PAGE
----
Posts Tagged With: broccoli

168/365: National Eat Your Vegetables Day

What’s this? A healthy food holiday tucked in amongst all the desserts this month?! Be still my heart! (Or, more accurately, keep beating). June 17 is National Eat Your Vegetables Day!

After a plethora of pies and a crapload of cakes, has broccoli ever looked so beautiful? Peas so pleasing? Spinach so scrumptious? Chances are, you’ll only appreciate this holiday if you’re a grownup. Kids tend to dislike veggies, and as a youngster, I was no exception. There were a few vegetables I didn’t mind. Corn, for starters, but isn’t that pretty universal? Corn hardly “counts” as a veggie. I did always appreciate canned spinach and peas, and never minded green beans or asparagus, but there was one vegetable I hated with a passion and avoided at all costs.

Broccoli.

I was not alone in my contempt for this relative of the cabbage with the flowery head and the tough stalk. Show me a kid who says he or she likes broccoli, and I’ll call that person a liar. Former President George Bush Sr. famously declared a hatred for broccoli, and I’m convinced that’s the one and only reason I voted for him in 1988. (That was the only time I ever voted for a Republican President in my life. Can’t be a coincidence). For me, the texture as much as the taste turned my stomach. Those little flowery pieces on top always seemed to get stuck in my throat and make me gag.

And then, a funny thing happened. I started to not mind broccoli so much. I think this started out slowly. A spoonful of broccoli cheddar soup here, a random floret that accidentally got impaled on my fork when I was eating broccoli beef there. One day, I discovered I could eat it without gagging. Before long, I found I actually liked the flavor. I still don’t know how that happened. I know our tastes “mature” as we age, but I’ve never started liking watermelon or cauliflower. Broccoli, on the other hand, is delicious. Some people cover it in butter or drown it in cheese. I feel like that’s cheating. Tara steams hers with chicken broth instead of water, and it’s fantastic.

For National Eat Your Vegetables Day, we had to celebrate with broccoli. It was wonderful!

National Eat Your Vegetables Day

Categories: Vegetables | Tags: , , , | 10 Comments

48/365: National Cabbage Day*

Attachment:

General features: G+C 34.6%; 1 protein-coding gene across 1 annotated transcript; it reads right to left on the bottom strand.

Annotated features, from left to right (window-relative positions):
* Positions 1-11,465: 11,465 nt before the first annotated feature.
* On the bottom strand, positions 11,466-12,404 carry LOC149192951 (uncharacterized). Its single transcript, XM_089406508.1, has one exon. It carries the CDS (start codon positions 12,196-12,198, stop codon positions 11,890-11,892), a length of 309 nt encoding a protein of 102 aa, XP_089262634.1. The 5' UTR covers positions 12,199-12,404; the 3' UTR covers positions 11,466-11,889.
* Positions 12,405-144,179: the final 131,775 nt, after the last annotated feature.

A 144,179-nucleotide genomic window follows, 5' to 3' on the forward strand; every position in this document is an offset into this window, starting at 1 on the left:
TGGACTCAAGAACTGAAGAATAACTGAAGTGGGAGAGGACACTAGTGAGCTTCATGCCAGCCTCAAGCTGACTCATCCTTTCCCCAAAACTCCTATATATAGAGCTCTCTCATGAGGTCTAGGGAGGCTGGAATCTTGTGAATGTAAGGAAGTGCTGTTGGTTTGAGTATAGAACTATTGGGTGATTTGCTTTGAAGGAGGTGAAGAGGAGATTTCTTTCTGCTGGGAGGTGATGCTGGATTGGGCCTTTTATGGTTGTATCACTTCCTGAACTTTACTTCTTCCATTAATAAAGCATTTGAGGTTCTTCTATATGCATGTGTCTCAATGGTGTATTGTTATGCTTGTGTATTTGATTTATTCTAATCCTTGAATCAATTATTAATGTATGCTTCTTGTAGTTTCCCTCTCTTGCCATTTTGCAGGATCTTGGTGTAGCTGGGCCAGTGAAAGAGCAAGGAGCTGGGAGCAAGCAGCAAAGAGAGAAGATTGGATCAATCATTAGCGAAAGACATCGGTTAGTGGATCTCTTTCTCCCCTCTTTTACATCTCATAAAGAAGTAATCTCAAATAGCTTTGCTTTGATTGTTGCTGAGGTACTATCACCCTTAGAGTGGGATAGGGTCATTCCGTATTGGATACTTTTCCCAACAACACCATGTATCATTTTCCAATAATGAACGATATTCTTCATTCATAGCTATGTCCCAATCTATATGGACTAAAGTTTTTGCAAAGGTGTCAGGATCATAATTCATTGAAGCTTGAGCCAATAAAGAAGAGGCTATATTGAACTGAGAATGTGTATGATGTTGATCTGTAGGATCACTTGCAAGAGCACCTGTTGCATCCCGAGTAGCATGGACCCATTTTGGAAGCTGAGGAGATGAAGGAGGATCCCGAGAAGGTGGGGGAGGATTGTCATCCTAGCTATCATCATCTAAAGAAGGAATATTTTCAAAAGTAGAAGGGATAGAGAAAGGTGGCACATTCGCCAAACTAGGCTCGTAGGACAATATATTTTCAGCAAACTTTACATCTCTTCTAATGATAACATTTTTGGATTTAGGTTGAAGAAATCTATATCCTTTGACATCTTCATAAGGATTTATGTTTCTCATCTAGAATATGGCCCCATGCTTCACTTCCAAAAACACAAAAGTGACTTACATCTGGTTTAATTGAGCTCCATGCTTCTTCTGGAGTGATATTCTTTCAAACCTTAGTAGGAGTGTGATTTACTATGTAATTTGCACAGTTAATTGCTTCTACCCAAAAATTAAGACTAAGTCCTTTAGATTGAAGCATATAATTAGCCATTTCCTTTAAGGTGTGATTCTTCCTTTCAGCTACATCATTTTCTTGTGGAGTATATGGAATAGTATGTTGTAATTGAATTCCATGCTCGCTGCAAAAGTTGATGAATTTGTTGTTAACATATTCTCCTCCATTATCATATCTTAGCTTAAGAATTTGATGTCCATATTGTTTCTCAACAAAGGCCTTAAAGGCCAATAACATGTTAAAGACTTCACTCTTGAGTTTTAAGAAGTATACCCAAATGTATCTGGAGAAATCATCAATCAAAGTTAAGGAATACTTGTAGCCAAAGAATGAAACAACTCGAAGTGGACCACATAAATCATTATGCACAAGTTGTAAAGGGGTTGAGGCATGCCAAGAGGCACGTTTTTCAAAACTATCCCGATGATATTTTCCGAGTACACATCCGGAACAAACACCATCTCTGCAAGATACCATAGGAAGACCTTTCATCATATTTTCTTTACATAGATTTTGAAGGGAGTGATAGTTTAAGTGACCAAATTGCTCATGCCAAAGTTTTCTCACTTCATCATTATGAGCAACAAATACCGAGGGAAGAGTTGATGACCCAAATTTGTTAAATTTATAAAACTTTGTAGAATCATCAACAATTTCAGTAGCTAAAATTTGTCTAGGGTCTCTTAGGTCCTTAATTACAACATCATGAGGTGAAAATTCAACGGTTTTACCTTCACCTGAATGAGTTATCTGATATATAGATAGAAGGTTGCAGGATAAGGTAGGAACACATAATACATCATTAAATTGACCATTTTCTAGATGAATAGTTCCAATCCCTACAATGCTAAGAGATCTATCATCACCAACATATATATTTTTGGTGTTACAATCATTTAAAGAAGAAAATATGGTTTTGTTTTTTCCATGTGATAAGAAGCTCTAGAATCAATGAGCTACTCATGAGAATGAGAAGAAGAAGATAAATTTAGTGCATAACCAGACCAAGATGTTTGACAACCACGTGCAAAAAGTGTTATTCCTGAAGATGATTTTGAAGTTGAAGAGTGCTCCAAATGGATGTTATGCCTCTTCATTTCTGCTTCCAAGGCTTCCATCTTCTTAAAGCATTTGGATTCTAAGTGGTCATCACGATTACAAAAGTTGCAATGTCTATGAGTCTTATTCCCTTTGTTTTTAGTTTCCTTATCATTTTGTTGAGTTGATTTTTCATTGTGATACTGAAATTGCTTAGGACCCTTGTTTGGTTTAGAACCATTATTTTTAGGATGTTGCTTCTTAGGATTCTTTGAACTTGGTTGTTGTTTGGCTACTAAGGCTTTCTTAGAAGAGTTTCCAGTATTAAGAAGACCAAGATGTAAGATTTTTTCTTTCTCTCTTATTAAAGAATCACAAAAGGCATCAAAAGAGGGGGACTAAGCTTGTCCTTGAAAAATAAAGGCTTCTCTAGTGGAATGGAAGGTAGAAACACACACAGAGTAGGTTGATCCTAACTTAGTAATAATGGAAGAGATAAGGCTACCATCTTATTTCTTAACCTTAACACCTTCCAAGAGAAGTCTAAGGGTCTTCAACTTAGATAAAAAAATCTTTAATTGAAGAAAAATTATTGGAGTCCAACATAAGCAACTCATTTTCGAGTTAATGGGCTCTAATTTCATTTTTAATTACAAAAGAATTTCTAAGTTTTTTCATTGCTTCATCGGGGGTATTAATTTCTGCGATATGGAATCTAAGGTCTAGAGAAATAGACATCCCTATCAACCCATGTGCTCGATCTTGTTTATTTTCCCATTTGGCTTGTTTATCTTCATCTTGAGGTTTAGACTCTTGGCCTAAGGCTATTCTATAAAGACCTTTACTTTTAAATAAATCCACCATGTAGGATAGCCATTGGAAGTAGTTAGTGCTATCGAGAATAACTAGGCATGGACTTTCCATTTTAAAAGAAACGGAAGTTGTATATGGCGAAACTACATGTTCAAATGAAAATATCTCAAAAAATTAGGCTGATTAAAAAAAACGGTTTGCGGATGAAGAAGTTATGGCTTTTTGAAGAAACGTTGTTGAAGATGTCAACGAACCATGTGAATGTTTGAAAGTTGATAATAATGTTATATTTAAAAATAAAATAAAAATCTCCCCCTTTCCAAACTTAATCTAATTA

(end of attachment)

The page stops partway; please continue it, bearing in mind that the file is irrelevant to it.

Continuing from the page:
Happy February 17th! There are three holidays on the ol’ food calendar today: National Indian Pudding Day, National Cafe Au Lait Day, and National Cabbage Day. When given an option we’re likely to avoid a dessert, since there are so many. And drinking coffee is too easy. So, we opted today to celebrate National Cabbage Day.

Do you know where cabbage grows? In a cabbage patch, dolls and guys.

(See what I did there?)

Wild cabbage existed long before creepy looking dolls, first appearing in England. It was cultivated and domesticated around 1000 B.C. and spread throughout Europe, where it grew very well in the cool northern climate. Greeks and Romans believed cabbage had medicinal properties, and could help those suffering from gout, headaches, and poisonous mushroom ingestion. Dutch sailors went so far as using sauerkraut to prevent scurvy. By the 17th century it became a food staple in many countries, including Germany and Russia, and is in fact considered Russia’s National Food (a fact which surprises me…I’d have guessed beets). Cabbage is considered a good cash crop due to its short growing season (three months). It can be used in many different ways: from eaten raw to steamed, pickled, sauteed, stewed, and braised. But the reward for Oddest Use Of Cabbage Ever goes to baseball legend Babe Ruth, who wore a cabbage leaf beneath his cap during games in order to keep his head cool. He would switch it out for a new leaf every two innings. I’m not sure what he did with the old leaf, but I gotta admit it wouldn’t totally surprise me if he just ate it.

Cabbage is closely related to broccoli, cauliflower, Brussel’s sprouts, and my aunt Nancy. Interestingly, I despise cauliflower and Brussel’s sprouts, but am quite fond of broccoli and cabbage. (And my aunt Nancy, too).

Given the variety of preparation methods, we could have gone in a dozen different directions for this challenge. In the end, Tara made fish tacos topped with a mixture of onions, Anaheim chilies, and strips of raw cabbage. The crunchiness of the cabbage perfectly complemented the soft chewiness of the fish and the kicked-up tartar sauce. It was delicious, and the cabbage was a perfect accompaniment.

Cabbage on fish taco

Categories: Vegetables | Tags: , , , , , , | 4 Comments

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